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Aaron Copland's America: A Cultural Perspective. (Book Reviews).

Aaron Copland's America: A Cultural Perspective. By Gail Levin and Judith Trick. New York: Watson-Guptill, 2000. [176 p. ISBN 0-8230-0110-5. $29.95.]

This handsome, glossy volume was published in conjunction with an exhibition of the same name at the Heckscher Museum of Art in Huntington, New York, curated by Gail Levin (4 November 2000 to 21 January 2001). It consists of two parts. The first, "Aaron Copland's America: A Cultural Perspective," contains high-quality reproductions of the exhibition's paintings, drawings, photographs, prints, and sculptures, including more than fifty in full color, accompanied by Levin's substantial scholarly essay. Part 2, by Judith Tick, is entitled "The Music of Aaron Copland." The volume concludes with endnotes and a helpful index of names and titles.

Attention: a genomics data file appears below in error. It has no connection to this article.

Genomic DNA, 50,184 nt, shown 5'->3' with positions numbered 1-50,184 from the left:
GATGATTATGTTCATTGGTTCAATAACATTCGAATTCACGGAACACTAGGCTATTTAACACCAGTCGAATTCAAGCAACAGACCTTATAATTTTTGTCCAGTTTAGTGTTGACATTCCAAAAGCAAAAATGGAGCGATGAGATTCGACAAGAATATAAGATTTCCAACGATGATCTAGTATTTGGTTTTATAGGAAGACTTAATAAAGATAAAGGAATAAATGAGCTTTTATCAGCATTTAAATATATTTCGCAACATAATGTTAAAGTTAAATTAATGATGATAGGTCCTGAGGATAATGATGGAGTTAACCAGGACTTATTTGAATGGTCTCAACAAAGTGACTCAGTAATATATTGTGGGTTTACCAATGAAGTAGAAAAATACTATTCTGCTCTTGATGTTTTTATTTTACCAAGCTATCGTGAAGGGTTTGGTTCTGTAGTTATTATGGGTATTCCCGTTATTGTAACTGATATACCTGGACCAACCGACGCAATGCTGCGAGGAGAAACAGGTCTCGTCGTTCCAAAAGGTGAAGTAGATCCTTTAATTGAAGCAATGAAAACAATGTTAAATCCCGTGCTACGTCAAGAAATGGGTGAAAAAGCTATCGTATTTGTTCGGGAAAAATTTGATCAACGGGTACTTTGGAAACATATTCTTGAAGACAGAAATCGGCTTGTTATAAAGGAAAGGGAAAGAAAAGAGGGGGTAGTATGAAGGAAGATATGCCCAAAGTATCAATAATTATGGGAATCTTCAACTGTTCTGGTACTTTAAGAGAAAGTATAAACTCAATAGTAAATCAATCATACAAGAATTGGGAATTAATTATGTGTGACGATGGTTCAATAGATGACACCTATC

Levin's essay is arguably the first substantial interdisciplinary study of Copland by a scholar outside musicology, and it sets a high standard. An expert on twentieth-century anti American art, Levin has published most recently on the Ballets suedois ("The Ballets suedois and American Culture," in Paris Modern: The Swedish Ballet, 1920-1925, ed. Nancy Van Norman Baer [San Francisco: Fine Arts Museums of San Francisco, 1996], 118-27) and the artist Edward Hopper (including Edward Hopper: A Catalogue Raisonne, 4 vols. [New York: Whitney Museum of American Art, W. W. Norton, 1995]). Music scholars are fortunate to have an art historian with Levin's scholarly rigor bringing her knowledge to bear upon Copland. She draws from the popular press of the day, recent specialized histories, and biographies of individual artists, gallery owners, choreographers, writers, critics, directors, and composers, supplementing these sources with previously unpublished archival material and her own interviews with Copland's contem poraries and acquaintances. In this meticulously documented work, no statement is left unsubstantiated. In the section entitled "Billy the Kid," for instance, the reasonable suggestion that Copland "probably heard some cowboy songs during the two months he had spent working in Santa Fe in 1928" (p. 80) is supported with a reference to a history of New Mexico (p. 170 n. 226).